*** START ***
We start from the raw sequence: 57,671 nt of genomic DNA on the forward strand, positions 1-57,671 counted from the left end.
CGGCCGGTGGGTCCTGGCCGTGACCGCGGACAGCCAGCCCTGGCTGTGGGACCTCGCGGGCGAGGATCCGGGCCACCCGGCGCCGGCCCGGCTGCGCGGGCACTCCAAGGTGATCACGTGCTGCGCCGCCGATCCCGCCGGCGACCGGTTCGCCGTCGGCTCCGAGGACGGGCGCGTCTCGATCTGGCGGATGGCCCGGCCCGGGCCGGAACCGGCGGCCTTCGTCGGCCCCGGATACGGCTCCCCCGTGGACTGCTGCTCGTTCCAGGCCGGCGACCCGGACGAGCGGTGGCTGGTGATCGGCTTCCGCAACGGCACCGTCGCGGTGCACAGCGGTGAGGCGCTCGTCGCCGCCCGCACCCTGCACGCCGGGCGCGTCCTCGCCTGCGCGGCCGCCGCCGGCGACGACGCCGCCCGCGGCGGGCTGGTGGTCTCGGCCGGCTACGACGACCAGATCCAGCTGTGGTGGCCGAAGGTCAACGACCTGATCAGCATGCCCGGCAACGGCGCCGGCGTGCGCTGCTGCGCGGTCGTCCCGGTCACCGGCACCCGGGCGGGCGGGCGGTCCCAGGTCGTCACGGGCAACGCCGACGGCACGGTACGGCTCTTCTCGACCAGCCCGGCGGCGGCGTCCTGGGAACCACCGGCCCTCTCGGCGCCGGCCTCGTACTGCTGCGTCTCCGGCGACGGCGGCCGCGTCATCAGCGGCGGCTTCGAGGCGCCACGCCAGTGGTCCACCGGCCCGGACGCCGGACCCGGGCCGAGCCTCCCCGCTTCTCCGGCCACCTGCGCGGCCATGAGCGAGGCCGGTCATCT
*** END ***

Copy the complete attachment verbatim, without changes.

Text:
We start from the raw sequence: 57,671 nt of genomic DNA on the forward strand, positions 1-57,671 counted from the left end.
CGGCCGGTGGGTCCTGGCCGTGACCGCGGACAGCCAGCCCTGGCTGTGGGACCTCGCGGGCGAGGATCCGGGCCACCCGGCGCCGGCCCGGCTGCGCGGGCACTCCAAGGTGATCACGTGCTGCGCCGCCGATCCCGCCGGCGACCGGTTCGCCGTCGGCTCCGAGGACGGGCGCGTCTCGATCTGGCGGATGGCCCGGCCCGGGCCGGAACCGGCGGCCTTCGTCGGCCCCGGATACGGCTCCCCCGTGGACTGCTGCTCGTTCCAGGCCGGCGACCCGGACGAGCGGTGGCTGGTGATCGGCTTCCGCAACGGCACCGTCGCGGTGCACAGCGGTGAGGCGCTCGTCGCCGCCCGCACCCTGCACGCCGGGCGCGTCCTCGCCTGCGCGGCCGCCGCCGGCGACGACGCCGCCCGCGGCGGGCTGGTGGTCTCGGCCGGCTACGACGACCAGATCCAGCTGTGGTGGCCGAAGGTCAACGACCTGATCAGCATGCCCGGCAACGGCGCCGGCGTGCGCTGCTGCGCGGTCGTCCCGGTCACCGGCACCCGGGCGGGCGGGCGGTCCCAGGTCGTCACGGGCAACGCCGACGGCACGGTACGGCTCTTCTCGACCAGCCCGGCGGCGGCGTCCTGGGAACCACCGGCCCTCTCGGCGCCGGCCTCGTACTGCTGCGTCTCCGGCGACGGCGGCCGCGTCATCAGCGGCGGCTTCGAGGCGCCACGCCAGTGGTCCACCGGCCCGGACGCCGGACCCGGGCCGAGCCTCCCCGCTTCTCCGGCCACCTGCGCGGCCATGAGCGAGGCCGGTCATCT